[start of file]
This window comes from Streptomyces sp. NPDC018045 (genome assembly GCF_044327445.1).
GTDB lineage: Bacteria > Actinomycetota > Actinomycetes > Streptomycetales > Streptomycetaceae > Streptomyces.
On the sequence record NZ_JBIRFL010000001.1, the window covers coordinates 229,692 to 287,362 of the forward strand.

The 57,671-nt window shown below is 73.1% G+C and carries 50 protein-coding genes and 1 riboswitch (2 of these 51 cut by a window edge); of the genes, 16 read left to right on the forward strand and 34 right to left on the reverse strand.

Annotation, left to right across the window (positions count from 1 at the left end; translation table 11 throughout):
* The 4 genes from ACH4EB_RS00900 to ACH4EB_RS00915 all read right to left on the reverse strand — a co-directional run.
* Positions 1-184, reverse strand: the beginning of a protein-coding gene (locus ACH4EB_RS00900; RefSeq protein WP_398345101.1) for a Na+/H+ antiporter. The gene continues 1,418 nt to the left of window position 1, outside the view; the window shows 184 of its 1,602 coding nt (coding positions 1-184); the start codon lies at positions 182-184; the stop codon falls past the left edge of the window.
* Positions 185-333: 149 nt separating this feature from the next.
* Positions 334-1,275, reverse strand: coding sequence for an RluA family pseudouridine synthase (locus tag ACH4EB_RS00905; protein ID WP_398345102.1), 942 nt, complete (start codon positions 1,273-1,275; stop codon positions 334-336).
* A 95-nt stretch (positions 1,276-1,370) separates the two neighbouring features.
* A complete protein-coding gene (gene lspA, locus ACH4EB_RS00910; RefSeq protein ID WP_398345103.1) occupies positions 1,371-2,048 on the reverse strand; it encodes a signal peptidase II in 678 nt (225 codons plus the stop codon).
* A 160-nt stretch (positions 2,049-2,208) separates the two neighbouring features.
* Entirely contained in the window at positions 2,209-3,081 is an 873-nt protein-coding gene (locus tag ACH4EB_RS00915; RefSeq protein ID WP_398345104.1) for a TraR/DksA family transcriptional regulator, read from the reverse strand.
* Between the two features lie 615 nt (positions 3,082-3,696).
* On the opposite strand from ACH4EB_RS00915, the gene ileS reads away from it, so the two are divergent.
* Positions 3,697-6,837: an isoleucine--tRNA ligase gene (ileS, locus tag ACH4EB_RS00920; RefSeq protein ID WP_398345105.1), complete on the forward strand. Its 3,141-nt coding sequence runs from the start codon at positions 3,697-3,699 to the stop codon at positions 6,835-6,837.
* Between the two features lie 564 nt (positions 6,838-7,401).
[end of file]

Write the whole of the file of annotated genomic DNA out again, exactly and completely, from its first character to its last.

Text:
This window comes from Streptomyces sp. NPDC018045 (genome assembly GCF_044327445.1).
GTDB lineage: Bacteria > Actinomycetota > Actinomycetes > Streptomycetales > Streptomycetaceae > Streptomyces.
On the sequence record NZ_JBIRFL010000001.1, the window covers coordinates 229,692 to 287,362 of the forward strand.

The 57,671-nt window shown below is 73.1% G+C and carries 50 protein-coding genes and 1 riboswitch (2 of these 51 cut by a window edge); of the genes, 16 read left to right on the forward strand and 34 right to left on the reverse strand.

Annotation, left to right across the window (positions count from 1 at the left end; translation table 11 throughout):
* The 4 genes from ACH4EB_RS00900 to ACH4EB_RS00915 all read right to left on the reverse strand — a co-directional run.
* Positions 1-184, reverse strand: the beginning of a protein-coding gene (locus ACH4EB_RS00900; RefSeq protein WP_398345101.1) for a Na+/H+ antiporter. The gene continues 1,418 nt to the left of window position 1, outside the view; the window shows 184 of its 1,602 coding nt (coding positions 1-184); the start codon lies at positions 182-184; the stop codon falls past the left edge of the window.
* Positions 185-333: 149 nt separating this feature from the next.
* Positions 334-1,275, reverse strand: coding sequence for an RluA family pseudouridine synthase (locus tag ACH4EB_RS00905; protein ID WP_398345102.1), 942 nt, complete (start codon positions 1,273-1,275; stop codon positions 334-336).
* A 95-nt stretch (positions 1,276-1,370) separates the two neighbouring features.
* A complete protein-coding gene (gene lspA, locus ACH4EB_RS00910; RefSeq protein ID WP_398345103.1) occupies positions 1,371-2,048 on the reverse strand; it encodes a signal peptidase II in 678 nt (225 codons plus the stop codon).
* A 160-nt stretch (positions 2,049-2,208) separates the two neighbouring features.
* Entirely contained in the window at positions 2,209-3,081 is an 873-nt protein-coding gene (locus tag ACH4EB_RS00915; RefSeq protein ID WP_398345104.1) for a TraR/DksA family transcriptional regulator, read from the reverse strand.
* Between the two features lie 615 nt (positions 3,082-3,696).
* On the opposite strand from ACH4EB_RS00915, the gene ileS reads away from it, so the two are divergent.
* Positions 3,697-6,837: an isoleucine--tRNA ligase gene (ileS, locus tag ACH4EB_RS00920; RefSeq protein ID WP_398345105.1), complete on the forward strand. Its 3,141-nt coding sequence runs from the start codon at positions 3,697-3,699 to the stop codon at positions 6,835-6,837.
* Between the two features lie 564 nt (positions 6,838-7,401).